A Day's Work

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Nov 2001 / a day's work :: email this story to a friend

For Future Reference
By Amanda E. Doyle

On the desk beside her in the vast History and Genealogy room at St. Louis' Central Library, Cynthia Millar rolls her mouse around on a pad that jauntily proclaims: "So many ancestors, so little time!" Consider that she and her reference colleagues in this one department fielded 2,377 questions from patrons in the last month alone ("kind of a slow month," she admits) and you can see where the "little time" comes in. She took a couple of minutes away from her ancestral digging to tell us about life in the library.

Q: What kinds of questions do people come to you with?

Cynthia Millar A: Well, since we are the history and genealogy department, they are all related to history. Or genealogy. I'd say the big majority of them are genealogy research, everything from how-to questions — How do I start researching my family? What are the first steps? — to people who have particular questions about a family member or document. Most of our questions come from walk-in patrons, although there are also phone calls that come in. We also deal a lot with questions about local history.

Q: What's the strangest thing anyone's ever asked you on the phone?

A: Whoa, there've been a lot! Let's see...I don't even know if I can narrow it down, but we definitely get some strange questions. I don't know that I can tell you some of them for print.

Q: Strange, like dirty, not fit for public consumption?

A: No, no, it's not that they're dirty; they're just insane! But the patrons who asked them would know who they are.

Q: What's your background in working with the library?

A: I have been with the library system for 25 years, and in this position for 21 years. I have a master's degree in library science and bachelor's degree in English lit and history. So I am doing something I'm interested in! This is a great place to work.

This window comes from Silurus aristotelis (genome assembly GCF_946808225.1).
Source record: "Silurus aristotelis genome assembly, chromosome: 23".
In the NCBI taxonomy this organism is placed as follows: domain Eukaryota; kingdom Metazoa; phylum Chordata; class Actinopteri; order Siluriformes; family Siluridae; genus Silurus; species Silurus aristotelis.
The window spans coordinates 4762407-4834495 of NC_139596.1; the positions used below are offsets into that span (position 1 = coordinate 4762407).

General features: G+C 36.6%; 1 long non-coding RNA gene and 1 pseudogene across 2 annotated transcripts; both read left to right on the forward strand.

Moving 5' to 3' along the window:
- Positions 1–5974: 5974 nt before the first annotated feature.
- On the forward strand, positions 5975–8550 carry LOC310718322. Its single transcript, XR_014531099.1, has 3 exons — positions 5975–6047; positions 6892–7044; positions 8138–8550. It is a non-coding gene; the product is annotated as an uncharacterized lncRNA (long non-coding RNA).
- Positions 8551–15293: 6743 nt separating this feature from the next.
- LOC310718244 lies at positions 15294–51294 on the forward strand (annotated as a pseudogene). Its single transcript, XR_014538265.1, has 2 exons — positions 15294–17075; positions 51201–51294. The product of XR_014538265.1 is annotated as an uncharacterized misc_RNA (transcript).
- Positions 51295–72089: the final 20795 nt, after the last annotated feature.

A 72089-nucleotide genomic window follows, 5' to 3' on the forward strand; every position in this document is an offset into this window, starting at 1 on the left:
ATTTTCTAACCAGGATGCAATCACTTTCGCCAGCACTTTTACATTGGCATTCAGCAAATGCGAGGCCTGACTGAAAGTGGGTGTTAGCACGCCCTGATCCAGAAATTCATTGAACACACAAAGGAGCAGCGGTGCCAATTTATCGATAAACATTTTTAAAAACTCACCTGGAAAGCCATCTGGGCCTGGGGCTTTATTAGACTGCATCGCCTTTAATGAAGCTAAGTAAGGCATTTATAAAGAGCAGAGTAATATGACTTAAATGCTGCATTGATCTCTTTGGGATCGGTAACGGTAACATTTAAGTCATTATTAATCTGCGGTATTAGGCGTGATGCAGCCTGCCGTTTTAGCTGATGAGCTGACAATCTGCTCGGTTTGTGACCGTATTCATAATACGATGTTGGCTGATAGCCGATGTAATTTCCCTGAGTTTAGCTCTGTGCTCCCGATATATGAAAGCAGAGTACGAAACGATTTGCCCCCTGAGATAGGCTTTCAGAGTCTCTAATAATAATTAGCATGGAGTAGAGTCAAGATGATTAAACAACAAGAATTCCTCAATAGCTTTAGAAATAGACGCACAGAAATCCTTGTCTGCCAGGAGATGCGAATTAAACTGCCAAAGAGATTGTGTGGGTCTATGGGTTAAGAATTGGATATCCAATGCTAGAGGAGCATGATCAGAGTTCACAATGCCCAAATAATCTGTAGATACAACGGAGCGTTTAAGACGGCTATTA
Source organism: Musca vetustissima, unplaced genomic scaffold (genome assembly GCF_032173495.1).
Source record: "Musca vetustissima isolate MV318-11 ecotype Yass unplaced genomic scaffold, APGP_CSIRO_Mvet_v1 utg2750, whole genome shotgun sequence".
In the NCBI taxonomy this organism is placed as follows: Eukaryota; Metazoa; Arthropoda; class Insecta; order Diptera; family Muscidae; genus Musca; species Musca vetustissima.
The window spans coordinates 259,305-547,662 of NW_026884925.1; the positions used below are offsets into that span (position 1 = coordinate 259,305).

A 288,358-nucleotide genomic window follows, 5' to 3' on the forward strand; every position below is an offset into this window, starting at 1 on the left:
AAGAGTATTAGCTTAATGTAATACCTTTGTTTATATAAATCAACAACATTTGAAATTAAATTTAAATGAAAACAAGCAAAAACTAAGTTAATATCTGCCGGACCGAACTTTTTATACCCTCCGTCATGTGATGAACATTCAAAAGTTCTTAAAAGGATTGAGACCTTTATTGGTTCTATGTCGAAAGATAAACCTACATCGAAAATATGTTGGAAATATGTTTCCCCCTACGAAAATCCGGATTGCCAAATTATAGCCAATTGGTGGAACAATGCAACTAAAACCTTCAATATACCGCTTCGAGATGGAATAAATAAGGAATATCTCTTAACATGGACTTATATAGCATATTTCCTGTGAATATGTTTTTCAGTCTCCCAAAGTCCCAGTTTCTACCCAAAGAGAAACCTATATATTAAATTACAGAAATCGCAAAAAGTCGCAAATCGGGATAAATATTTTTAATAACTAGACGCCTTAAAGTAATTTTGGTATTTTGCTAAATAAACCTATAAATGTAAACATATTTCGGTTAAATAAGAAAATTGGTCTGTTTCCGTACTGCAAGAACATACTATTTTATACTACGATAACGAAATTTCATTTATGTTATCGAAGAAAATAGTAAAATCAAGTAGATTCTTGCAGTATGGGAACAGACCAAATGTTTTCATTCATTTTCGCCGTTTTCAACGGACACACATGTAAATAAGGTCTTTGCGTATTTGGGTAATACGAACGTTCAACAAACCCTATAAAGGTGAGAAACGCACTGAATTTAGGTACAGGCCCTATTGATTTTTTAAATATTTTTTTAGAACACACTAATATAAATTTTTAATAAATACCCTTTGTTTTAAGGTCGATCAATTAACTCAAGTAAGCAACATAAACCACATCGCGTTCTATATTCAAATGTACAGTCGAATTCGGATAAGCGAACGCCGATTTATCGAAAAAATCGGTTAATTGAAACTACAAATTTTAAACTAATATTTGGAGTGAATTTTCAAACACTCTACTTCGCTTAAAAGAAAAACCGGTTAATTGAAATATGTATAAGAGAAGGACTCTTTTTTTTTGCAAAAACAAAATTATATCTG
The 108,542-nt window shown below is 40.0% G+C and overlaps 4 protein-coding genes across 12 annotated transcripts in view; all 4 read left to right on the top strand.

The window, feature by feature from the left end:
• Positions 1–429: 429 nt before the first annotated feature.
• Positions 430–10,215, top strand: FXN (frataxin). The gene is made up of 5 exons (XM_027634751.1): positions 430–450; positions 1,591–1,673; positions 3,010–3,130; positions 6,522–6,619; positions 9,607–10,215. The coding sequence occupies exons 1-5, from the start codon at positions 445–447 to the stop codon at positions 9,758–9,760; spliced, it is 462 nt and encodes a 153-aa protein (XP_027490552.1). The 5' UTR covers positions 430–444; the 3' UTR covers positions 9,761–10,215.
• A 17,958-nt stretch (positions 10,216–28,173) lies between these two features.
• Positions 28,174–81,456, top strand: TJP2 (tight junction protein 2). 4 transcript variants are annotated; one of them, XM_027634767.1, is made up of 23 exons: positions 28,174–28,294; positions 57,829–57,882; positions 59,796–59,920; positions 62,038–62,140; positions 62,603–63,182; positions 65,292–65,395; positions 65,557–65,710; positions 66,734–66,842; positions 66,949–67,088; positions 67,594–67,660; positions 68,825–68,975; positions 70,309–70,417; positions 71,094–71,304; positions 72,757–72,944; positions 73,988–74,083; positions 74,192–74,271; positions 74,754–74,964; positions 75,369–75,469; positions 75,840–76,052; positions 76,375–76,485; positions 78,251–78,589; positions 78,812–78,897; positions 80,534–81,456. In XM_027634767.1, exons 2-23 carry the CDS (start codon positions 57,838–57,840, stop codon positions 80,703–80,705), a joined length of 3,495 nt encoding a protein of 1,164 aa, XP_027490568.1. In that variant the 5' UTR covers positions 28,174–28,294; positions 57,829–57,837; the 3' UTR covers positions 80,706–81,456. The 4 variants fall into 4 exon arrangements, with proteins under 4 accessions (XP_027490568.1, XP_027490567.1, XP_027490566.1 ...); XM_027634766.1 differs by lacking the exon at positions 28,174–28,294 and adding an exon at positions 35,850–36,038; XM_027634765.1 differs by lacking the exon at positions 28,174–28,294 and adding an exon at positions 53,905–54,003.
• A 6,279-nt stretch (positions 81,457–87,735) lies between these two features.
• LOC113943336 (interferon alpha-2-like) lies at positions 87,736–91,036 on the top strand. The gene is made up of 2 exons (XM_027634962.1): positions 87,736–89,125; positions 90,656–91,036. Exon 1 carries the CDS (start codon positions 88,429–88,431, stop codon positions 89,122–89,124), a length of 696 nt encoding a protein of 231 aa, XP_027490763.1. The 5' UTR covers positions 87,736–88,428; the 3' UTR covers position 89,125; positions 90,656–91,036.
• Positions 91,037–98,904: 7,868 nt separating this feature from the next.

Q: Has the advent of the Internet had a big effect on your work?

A: In some ways it's dropped the number of requests I get, but then again, it hasn't. People sometimes have this false impression that they'll just get out there on the Internet and find what they're looking for...first, not everything is online, although more of it is getting there all the time, and second, just because you find something doesn't mean you necessarily know what you are looking at. Right now, there are a lot of states for which you can't just hop online and find a birth record. If you're going to do genealogy, you are eventually going to find yourself back in those same courthouses, and cemeteries, and right here at my desk; there's just no substitute for putting in the footwork. We do plan to have a terminal soon in this room with a hookup to ancestry.com that our patrons can tap into, which will be a great benefit for them, because it's something they normally would have to pay for.

Q: Do you ever feel like you should get a $5 fee for every question that you do all this work for when you deliver the answer to a patron?

St. Louis' Central Library A: (laughs) No, no! I'm here to help people, and the patrons themselves are really putting in a lot of work; they just need help along the way. Especially if I get people who wind up in this room from out-of-town, and they've made the effort to get here and know what questions they need help with, I feel like it's my responsibility to make the effort to assist them with their research. There can be people who drive you crazy, who just sit at home and expect you to do all the work for them, like, "Send me everything you have on Jones" or something. But it all goes along with the spirit of a public library.

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